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Fed minutes confirm that no rate cuts are imminent

Most participants pointed to risks of lowering interest rates too quickly, according to documents

Chair of the Federal Reserve Jerome Powell
Federal Reserve Chairman Jerome Powell, during a meeting of the Fed in 2023.JIM LO SCALZO (EFE)
Miguel Jiménez

The minutes of the Federal Reserve’s monetary policy committee meetings are always revealed late. And when the economy is, as it is now, at a turning point, a three-week drag can be a long time. With that caveat, the minutes from its January 30-31 meeting confirm the message already delivered by Federal Reserve Chairman Jerome Powell: rates have peaked, their next move will be down, but that is not imminent. Add to each of these statements the adverb “foreseeably”.

Powell usually gives a good summary of the meetings, but their minutes add valuable nuance. On this occasion, most of the Fed’s message sounds familiar, but the minutes include an explicit warning against rushing too quickly into rate cuts: “Some participants noted the risk that progress toward price stability could stall, particularly if aggregate demand strengthened or supply side healing slowed more than expected. Participants highlighted the uncertainty associated with how long a restrictive monetary policy stance would need to be maintained. Most participants noted the risks of moving too quickly to ease the stance of policy and emphasized the importance of carefully assessing incoming data in judging whether inflation is moving down sustainably to 2%. A couple of participants, however, pointed to downside risks to the economy associated with maintaining an overly restrictive stance for too long.”

Other than that, the content addressed in the minutes has already been disclosed. Committee members believe that interest rates have likely already peaked in this monetary policy tightening cycle. However, they do not expect it to be appropriate to lower rates until they have “greater confidence that inflation is moving sustainably toward 2%,” state the minutes, a message that was picked up nearly verbatim in the statement published the same day, and Powell’s speech.

“Participants noted that the future path of the policy rate would depend on incoming data, the evolving outlook, and the balance of risks,” they continue. At the meeting, the Feb kept rates at 5.25%-5.5%, their highest in nearly 23 years, in effect since July.

Powell’s message at the press conference has already led to the ruling out of the first rate cut in March. “We will need to see continuing evidence to build confidence that inflation is moving down sustainably to our goal,” he said at the time. For now, that evidence has not yet materialized. Although it is not the Fed’s most closely watched gauge of inflation, the consumer price index (CPI) fell less than was expected in January, to 3.1%, when the market expected a fall of 3.9%. In addition, core inflation remained steady at 3.9%. The monetary policy committee will act on data, and this data doesn’t help.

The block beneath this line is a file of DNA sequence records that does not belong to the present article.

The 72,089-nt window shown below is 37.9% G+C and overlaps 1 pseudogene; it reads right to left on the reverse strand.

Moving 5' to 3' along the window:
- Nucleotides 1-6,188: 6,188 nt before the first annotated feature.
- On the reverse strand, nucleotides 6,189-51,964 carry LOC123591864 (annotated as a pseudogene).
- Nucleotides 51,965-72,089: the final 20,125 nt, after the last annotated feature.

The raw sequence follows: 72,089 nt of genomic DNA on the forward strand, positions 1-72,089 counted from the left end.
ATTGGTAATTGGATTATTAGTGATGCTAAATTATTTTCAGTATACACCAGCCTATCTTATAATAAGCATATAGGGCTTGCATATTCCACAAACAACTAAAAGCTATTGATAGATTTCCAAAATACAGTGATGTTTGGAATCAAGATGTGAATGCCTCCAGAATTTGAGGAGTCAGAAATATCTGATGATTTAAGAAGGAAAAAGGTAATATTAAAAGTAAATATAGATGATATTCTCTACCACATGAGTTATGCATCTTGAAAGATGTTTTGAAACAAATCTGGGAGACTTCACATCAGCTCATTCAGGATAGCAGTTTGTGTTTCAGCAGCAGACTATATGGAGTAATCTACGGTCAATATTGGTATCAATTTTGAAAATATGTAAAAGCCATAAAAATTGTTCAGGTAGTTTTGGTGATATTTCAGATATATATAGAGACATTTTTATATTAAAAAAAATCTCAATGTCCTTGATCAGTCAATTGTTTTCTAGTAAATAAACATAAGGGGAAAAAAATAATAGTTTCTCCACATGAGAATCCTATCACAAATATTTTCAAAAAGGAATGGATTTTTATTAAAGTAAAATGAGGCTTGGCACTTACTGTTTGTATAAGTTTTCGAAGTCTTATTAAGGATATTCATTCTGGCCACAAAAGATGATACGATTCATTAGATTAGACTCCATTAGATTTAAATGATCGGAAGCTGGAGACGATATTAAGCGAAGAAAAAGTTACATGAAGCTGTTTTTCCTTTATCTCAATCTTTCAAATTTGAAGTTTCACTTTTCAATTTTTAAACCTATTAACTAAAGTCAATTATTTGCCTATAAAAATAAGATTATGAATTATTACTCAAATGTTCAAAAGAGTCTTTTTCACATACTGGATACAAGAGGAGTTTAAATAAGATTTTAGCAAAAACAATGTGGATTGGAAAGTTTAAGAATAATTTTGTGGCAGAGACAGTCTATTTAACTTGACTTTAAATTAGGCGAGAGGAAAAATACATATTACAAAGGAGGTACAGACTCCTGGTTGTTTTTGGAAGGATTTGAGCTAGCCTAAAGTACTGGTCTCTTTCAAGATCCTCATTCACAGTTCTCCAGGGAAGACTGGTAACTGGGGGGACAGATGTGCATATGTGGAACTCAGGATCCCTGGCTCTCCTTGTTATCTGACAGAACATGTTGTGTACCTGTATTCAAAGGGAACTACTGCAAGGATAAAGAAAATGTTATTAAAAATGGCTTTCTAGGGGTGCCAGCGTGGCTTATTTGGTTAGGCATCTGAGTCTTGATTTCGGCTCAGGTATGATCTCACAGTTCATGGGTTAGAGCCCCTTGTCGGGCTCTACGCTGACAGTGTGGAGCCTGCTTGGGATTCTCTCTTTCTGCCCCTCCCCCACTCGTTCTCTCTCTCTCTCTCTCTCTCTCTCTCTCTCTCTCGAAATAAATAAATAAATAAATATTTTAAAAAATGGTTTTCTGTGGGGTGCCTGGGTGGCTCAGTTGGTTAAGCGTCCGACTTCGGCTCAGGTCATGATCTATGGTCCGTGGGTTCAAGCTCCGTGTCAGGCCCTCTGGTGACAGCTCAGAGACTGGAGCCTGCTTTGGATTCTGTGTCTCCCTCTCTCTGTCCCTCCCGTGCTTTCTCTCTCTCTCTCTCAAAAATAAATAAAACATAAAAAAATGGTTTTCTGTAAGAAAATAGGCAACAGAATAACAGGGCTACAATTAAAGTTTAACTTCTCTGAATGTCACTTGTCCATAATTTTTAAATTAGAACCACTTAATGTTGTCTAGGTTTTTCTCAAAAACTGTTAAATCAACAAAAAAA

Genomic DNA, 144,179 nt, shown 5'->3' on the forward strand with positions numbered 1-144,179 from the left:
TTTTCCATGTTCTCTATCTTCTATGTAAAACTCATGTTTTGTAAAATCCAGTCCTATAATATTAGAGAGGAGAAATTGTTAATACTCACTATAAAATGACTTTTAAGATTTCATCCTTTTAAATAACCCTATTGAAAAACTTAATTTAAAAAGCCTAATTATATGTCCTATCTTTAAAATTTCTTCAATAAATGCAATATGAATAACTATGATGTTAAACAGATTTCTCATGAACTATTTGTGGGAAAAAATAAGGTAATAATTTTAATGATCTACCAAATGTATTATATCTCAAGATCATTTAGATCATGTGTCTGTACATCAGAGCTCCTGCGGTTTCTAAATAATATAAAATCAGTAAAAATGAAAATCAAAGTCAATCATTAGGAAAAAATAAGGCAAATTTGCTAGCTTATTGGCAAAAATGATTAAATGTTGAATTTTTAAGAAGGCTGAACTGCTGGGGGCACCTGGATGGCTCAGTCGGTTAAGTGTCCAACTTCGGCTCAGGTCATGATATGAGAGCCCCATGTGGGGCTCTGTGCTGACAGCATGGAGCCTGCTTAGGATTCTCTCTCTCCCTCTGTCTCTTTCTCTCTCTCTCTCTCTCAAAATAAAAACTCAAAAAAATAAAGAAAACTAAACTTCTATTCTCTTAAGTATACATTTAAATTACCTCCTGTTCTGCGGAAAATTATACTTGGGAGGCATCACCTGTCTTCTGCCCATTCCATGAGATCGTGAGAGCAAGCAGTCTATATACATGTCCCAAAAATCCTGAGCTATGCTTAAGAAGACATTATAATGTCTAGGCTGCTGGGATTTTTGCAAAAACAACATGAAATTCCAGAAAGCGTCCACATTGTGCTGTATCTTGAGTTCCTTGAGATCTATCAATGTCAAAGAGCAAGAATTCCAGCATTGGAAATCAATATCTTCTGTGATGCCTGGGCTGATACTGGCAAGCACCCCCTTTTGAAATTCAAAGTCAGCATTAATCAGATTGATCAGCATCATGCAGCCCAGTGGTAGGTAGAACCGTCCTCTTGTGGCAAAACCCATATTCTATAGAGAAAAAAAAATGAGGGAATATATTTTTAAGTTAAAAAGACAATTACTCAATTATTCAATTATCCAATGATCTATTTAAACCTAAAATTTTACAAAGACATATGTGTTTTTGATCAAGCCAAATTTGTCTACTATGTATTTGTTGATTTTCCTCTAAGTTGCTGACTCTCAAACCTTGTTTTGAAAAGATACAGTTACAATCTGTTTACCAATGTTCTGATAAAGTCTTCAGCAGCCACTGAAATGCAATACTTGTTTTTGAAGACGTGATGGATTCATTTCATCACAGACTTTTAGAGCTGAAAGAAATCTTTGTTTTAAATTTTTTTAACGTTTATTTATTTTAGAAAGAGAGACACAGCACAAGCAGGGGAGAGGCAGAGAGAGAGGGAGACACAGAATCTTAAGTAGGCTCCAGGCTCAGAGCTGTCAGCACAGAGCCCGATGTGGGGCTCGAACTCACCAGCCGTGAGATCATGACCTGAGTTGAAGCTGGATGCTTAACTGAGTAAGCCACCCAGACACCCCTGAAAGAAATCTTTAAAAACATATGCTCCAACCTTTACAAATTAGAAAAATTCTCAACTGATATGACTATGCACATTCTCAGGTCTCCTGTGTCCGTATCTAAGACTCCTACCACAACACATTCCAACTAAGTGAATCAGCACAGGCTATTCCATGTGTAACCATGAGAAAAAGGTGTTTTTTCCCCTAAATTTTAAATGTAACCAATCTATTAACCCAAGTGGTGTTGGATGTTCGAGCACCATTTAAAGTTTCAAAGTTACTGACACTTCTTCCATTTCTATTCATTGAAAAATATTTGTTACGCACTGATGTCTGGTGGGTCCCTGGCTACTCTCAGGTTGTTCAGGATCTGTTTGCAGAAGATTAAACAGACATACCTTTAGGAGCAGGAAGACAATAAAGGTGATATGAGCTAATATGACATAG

With all this in mind, most investors and analyst continue to expect three 0.25-point rate cuts this year (as forecasted by the Fed in December), one per quarter, starting in the second quarter. Part of the market is still betting that the first cut will come on May 1, but more and more experts are looking to the June 10-11 meeting, in view of the strength of the economy.

The United States expects to return to the Moon on Thursday, after more than a half century, if the spaceship Odyssey is able to land successfully. A smooth landing, a term that, as Alan Greenspan explained in his memoirs, comes directly from the space race, is also the goal of Powell, who just one year ago considered the task of getting inflation under control without triggering a full-blown recession to be a difficult one. Now, there is a visible path towards doing just that, but the last mile of the fight against price hikes is getting to be a little more complicated that expected. No one is claiming victory just yet.

The Fed is also facing a turning point when it comes to interest rates, with political pressure in both directions. Although the President of the United States, Joe Biden, is respectful of the role played by the central bank, some Democratic Party leaders have urged Powell to lower the price as money as soon as possible. On the other hand, the likely Republican candidate, Donald Trump, has accused Powell of supporting Biden’s re-election, and has warned that, if Trump manages to return to the White House, he will not renew Powell’s mandate.

Powell took office as chairman of the Federal Reserve in 2018 after being appointed by Trump himself. Then in 2022, under Biden’s presidency, he was sworn in for a second term, which expires in May 2026.

The Federal Reserve sets monetary policy at joint meetings of the Board of Governors and the central bank’s Federal Open Market Committee (FOMC). The FOMC has 12 voting members: the seven members of the Board of Governors, the president of the Federal Reserve Bank of New York, and four of the 11 remaining Reserve Bank presidents, who serve one-year terms on a rotating basis. The presidents of the other Reserve Banks attend committee meetings and participate in discussions, but do not have voting rights. The sessions tend to be crowded, with about a hundred attendees, mostly economists, technicians and advisors.

Technicians tend to speak first, starting with the manager of the system’s open market account (SOMA), who explains the current financial and monetary situation. Economists from the Federal Reserve’s research department provide their assessment of the economic situation. This is usually followed by a discussion among the committee members on the best course of action.

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